• How use of process maps can help identify breakdowns in complex process and areas for improvements on efficiencies
  • How effectively managing teams, assigning responsibilities, and accountability checks can help breakdown complex disputes into their constituent parts
  • How isolating core exposure issues and preparing targeted motions on such items with the backdrop of using a well suited discovery referee or mediator can more efficiently resolve complex disputes

Find more information and register for the webinar on The Knowledge Group’s website.

The much-ballyhooed legal battle over trade secrets concerning self-driving automobile technology involving Uber took its latest (and perhaps final) turn last week, when engineer Anthony Levandowski was sentenced to 18 months in prison and ordered to pay over $700,000 in restitution.

Embroiled in the middle of a billion-dollar dispute between tech giants, Levandowski had previously pled guilty to the single count of trade secret theft and was already facing a $179 million judgment awarded to his former tech employer. Naturally, the length of prison sentence and the amount of restitution had been of particular interest to the business and legal communities to see what kind of message would be sent by US District Judge William Aslup. But interestingly, it was another (non-traditional) aspect of the sentence that perhaps sent the clearest and most impactful message to tech companies and their employees: the requirement that Levandowski, whom the judge described as a “good person” and a “brilliant man”, must give speeches to the public entitled “Why I Went to Federal Prison.” Continue Reading Self-Driving to Federal Prison: The Trade Secret Theft Saga of Anthony Levandowski Continues

In a rare appellate decision on enforceability of non-disclosure agreements and a plaintiff’s burden to establish the existence of trade secrets, the First Circuit recently overturned a district court summary judgment order and trial verdict. This decision serves as an important reminder for both those who litigate trade secrets claims and those who draft restrictive covenants agreements.

Background

TLS Management and Marketing Services, LLC, a tax planning and consulting firm, sued its former employee, Ricky Rodríguez-Toledo, for alleged misappropriation of trade secrets under Puerto Rico’s misappropriation law and breach of his NDA with TLS. TLS claimed two trade secrets germane to the litigation, the “US Possession Strategy”—essentially a tax arbitrage strategy designed to help clients avoid higher mainland taxes—and “Capital Preservation Reports” or “CPRs,” client-specific reports with tax recommendations based on an analysis of applicable statutes and regulations. Continue Reading Rare First Circuit Decision Invalidating NDA and Overturning Misappropriation Verdict Serves as a Cautionary Tale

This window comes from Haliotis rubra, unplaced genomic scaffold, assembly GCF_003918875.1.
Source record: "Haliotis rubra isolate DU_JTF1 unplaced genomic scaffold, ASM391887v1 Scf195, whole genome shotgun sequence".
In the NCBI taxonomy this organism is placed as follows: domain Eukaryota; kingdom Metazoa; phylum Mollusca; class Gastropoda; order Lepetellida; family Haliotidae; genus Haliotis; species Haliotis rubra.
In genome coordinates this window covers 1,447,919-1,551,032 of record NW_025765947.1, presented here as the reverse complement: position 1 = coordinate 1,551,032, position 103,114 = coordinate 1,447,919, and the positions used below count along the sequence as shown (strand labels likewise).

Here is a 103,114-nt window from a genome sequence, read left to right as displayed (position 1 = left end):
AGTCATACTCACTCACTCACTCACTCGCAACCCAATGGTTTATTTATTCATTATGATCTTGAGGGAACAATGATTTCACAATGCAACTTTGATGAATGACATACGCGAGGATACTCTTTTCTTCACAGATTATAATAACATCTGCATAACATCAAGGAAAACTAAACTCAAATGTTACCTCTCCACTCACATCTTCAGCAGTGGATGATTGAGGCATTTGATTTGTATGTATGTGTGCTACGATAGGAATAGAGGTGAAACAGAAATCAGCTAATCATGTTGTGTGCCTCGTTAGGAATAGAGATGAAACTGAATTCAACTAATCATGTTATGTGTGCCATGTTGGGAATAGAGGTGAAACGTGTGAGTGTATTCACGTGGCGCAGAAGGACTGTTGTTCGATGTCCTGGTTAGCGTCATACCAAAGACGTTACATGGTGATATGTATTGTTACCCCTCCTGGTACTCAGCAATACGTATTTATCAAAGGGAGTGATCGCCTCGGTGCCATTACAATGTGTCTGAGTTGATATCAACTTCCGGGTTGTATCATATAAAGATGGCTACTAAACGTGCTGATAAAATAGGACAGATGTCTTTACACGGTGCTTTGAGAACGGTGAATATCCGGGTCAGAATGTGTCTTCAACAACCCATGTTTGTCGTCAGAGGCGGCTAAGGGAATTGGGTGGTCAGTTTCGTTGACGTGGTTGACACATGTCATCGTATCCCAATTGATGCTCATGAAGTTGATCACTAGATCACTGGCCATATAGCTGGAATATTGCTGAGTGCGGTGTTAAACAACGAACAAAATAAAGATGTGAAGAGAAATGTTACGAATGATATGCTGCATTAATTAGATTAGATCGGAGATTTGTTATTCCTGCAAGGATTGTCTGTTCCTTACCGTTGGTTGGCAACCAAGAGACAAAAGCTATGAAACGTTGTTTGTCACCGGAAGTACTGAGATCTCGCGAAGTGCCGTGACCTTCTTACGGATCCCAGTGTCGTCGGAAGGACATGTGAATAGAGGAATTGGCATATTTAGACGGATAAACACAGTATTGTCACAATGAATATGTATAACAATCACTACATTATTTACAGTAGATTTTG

The American Intellectual Property Law Association’s (AIPLA) Trade Secret Committee (of which partner Erik Weibust is Vice Chair) is taking its annual Trade Secret Law Summit online this year, with a series of weekly webinars. The first of the series, on Wednesday, August 12, 2020, at 2:00 p.m. EST, features partner Scott Humphrey, who will be moderating a panel entitled “Litigation Funding in Trade Secrets Cases.”

Litigation finance is one of the hottest trends and topics in the legal industry.  In today’s economic and legal climate, companies and individuals are looking for alternative ways to fund their trade secret cases, and are turning to litigation funders for assistance. AIPLA’s panel on the “Use of Litigation Funding in Trade Secret Cases” will look at the use of litigation funding in the trade secret space both before and during the COVID pandemic, examine recent trends and likely future trends of the industry, discuss what litigation funders look for in a case, and provide tips on what an individual or company should consider when evaluating whether litigation finance is a viable funding mechanism for their case.

The full schedule for this year’s remote Summit, which features weekly 90-minute presentations covering two topics each, is as follows:

Session 1 (August 12)
What You Need to Know About Ex Parte Seizures under the DTSA
Litigation Funding in Trade Secrets Cases

Session 2 (August 19)
Judicial Perspectives on Trade Secret Matters
Legislative and Judicial Trends in Trade Secret Law

Session 3 (August 26)
Proving Damages in Trade Secret Litigation
Arbitration and Jury Trials in Trades Secrets Disputes

Session 4 (September 2)
Forensics and Artificial Intelligence in Trade Secret Protection and Litigation
Ethics in Trade Secret Investigations and Litigation

Participants can register for the entire Summit or individual sessions. Each session begins at 2:00 p.m. EST and will be followed by online networking beginning at 3:30 p.m. EST. Additional information and registration can be found here.